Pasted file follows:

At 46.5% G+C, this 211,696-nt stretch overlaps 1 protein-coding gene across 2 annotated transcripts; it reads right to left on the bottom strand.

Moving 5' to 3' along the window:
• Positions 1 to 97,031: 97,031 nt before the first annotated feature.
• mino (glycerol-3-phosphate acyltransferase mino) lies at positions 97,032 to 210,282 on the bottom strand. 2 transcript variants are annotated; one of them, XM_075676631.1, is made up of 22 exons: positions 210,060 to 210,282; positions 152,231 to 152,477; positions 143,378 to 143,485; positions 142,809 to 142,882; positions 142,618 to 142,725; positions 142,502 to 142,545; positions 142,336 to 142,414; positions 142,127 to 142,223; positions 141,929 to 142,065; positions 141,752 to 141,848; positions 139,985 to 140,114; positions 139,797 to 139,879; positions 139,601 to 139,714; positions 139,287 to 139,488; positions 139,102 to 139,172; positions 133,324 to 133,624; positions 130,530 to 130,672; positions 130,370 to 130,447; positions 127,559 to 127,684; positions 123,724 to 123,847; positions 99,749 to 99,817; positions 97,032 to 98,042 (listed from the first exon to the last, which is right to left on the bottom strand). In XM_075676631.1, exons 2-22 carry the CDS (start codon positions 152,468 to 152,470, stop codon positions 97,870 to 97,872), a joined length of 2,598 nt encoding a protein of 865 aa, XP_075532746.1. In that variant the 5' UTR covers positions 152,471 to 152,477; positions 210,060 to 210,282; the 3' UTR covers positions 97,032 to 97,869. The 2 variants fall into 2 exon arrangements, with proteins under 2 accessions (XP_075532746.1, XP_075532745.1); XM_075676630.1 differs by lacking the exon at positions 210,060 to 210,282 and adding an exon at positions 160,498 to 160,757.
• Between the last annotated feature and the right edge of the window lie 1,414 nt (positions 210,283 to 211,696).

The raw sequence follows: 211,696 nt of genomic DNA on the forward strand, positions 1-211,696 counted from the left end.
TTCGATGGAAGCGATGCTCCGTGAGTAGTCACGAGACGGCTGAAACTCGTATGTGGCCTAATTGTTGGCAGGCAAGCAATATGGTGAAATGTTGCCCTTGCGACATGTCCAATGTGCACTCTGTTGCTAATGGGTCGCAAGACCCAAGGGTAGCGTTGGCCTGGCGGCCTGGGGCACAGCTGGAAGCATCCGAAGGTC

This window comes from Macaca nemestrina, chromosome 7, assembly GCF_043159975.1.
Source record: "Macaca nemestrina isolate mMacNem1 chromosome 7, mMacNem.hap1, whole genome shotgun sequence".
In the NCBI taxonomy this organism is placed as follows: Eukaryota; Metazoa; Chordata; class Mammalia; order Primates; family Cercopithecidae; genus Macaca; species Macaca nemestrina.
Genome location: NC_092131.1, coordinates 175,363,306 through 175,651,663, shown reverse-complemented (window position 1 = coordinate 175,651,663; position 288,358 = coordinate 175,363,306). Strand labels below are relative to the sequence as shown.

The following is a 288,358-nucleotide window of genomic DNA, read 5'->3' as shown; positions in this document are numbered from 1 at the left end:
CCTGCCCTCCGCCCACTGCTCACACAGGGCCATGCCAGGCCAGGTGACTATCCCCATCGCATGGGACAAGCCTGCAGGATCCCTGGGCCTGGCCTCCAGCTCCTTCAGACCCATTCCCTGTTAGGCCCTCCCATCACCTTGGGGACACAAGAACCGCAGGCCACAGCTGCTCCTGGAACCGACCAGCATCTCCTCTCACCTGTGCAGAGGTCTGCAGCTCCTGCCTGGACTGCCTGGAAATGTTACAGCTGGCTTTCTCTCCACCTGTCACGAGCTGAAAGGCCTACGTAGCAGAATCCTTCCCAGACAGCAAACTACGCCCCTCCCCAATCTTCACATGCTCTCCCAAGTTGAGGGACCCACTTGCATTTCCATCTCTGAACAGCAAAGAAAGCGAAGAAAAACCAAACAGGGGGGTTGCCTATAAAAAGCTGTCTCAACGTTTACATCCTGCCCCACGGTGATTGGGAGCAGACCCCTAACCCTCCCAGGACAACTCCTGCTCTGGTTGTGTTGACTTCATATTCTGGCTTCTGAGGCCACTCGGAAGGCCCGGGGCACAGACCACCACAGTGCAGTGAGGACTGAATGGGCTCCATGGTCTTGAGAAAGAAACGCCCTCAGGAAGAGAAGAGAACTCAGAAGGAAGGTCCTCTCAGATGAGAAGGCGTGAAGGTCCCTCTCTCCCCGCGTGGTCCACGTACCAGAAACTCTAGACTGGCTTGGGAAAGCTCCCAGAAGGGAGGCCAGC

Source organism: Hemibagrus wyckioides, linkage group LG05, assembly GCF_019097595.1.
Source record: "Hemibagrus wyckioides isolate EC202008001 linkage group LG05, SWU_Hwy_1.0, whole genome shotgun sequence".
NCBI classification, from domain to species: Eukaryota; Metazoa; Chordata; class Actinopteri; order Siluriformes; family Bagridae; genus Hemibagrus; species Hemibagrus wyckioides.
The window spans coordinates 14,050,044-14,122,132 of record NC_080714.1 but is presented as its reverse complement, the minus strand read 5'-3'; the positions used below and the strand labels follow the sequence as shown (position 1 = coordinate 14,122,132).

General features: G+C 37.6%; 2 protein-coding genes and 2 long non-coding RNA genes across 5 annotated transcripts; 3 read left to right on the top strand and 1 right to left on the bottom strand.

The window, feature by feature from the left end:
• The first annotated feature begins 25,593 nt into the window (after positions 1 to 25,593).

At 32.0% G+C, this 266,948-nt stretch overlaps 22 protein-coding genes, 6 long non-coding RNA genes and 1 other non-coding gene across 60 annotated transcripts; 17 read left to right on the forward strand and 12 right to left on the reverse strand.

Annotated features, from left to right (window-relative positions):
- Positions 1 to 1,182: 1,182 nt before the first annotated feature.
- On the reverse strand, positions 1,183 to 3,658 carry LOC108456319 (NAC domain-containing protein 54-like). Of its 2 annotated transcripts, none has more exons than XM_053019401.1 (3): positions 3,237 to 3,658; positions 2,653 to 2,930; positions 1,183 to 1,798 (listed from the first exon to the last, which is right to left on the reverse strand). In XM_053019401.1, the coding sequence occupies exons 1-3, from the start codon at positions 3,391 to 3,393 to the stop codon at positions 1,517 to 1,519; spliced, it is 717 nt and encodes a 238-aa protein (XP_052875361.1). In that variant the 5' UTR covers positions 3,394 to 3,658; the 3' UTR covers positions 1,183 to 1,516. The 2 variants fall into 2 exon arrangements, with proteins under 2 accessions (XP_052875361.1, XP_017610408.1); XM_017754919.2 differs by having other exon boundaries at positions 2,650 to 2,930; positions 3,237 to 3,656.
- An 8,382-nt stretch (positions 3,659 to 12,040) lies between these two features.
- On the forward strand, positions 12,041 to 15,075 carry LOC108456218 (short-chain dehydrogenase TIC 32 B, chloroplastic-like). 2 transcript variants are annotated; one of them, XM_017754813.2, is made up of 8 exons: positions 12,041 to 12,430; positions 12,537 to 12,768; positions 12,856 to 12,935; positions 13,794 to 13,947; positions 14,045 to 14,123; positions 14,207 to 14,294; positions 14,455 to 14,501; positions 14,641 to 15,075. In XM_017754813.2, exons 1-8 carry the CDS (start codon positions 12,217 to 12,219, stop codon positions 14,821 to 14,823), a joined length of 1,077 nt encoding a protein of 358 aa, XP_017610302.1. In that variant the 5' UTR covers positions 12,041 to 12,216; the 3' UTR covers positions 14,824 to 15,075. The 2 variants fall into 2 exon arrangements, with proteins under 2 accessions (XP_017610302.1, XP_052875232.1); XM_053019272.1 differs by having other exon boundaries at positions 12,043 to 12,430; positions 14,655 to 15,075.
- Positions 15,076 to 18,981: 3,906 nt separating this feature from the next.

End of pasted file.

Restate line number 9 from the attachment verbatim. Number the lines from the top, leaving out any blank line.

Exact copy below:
Source record: "Macaca nemestrina isolate mMacNem1 chromosome 7, mMacNem.hap1, whole genome shotgun sequence".